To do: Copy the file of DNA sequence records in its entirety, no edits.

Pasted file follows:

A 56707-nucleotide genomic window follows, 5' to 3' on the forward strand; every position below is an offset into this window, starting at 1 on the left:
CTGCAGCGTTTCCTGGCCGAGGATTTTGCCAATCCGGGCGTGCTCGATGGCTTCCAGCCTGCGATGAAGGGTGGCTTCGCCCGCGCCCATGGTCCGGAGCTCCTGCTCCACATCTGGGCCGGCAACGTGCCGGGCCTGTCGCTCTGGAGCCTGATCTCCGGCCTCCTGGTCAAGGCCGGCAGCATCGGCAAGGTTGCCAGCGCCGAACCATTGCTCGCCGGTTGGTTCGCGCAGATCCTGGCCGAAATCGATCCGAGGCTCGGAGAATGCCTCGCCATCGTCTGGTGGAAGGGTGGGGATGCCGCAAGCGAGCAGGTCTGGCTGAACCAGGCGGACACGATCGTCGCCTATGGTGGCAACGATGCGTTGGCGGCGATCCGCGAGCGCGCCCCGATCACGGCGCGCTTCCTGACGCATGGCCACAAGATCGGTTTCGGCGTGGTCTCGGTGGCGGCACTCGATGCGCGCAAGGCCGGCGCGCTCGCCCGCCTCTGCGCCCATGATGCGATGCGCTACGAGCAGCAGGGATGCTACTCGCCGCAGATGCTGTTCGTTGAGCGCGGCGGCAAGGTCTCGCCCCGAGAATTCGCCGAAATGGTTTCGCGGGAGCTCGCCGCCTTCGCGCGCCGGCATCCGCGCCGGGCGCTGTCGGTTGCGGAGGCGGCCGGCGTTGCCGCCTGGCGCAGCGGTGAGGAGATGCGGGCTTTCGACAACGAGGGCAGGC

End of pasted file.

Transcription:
A 56707-nucleotide genomic window follows, 5' to 3' on the forward strand; every position below is an offset into this window, starting at 1 on the left:
CTGCAGCGTTTCCTGGCCGAGGATTTTGCCAATCCGGGCGTGCTCGATGGCTTCCAGCCTGCGATGAAGGGTGGCTTCGCCCGCGCCCATGGTCCGGAGCTCCTGCTCCACATCTGGGCCGGCAACGTGCCGGGCCTGTCGCTCTGGAGCCTGATCTCCGGCCTCCTGGTCAAGGCCGGCAGCATCGGCAAGGTTGCCAGCGCCGAACCATTGCTCGCCGGTTGGTTCGCGCAGATCCTGGCCGAAATCGATCCGAGGCTCGGAGAATGCCTCGCCATCGTCTGGTGGAAGGGTGGGGATGCCGCAAGCGAGCAGGTCTGGCTGAACCAGGCGGACACGATCGTCGCCTATGGTGGCAACGATGCGTTGGCGGCGATCCGCGAGCGCGCCCCGATCACGGCGCGCTTCCTGACGCATGGCCACAAGATCGGTTTCGGCGTGGTCTCGGTGGCGGCACTCGATGCGCGCAAGGCCGGCGCGCTCGCCCGCCTCTGCGCCCATGATGCGATGCGCTACGAGCAGCAGGGATGCTACTCGCCGCAGATGCTGTTCGTTGAGCGCGGCGGCAAGGTCTCGCCCCGAGAATTCGCCGAAATGGTTTCGCGGGAGCTCGCCGCCTTCGCGCGCCGGCATCCGCGCCGGGCGCTGTCGGTTGCGGAGGCGGCCGGCGTTGCCGCCTGGCGCAGCGGTGAGGAGATGCGGGCTTTCGACAACGAGGGCAGGC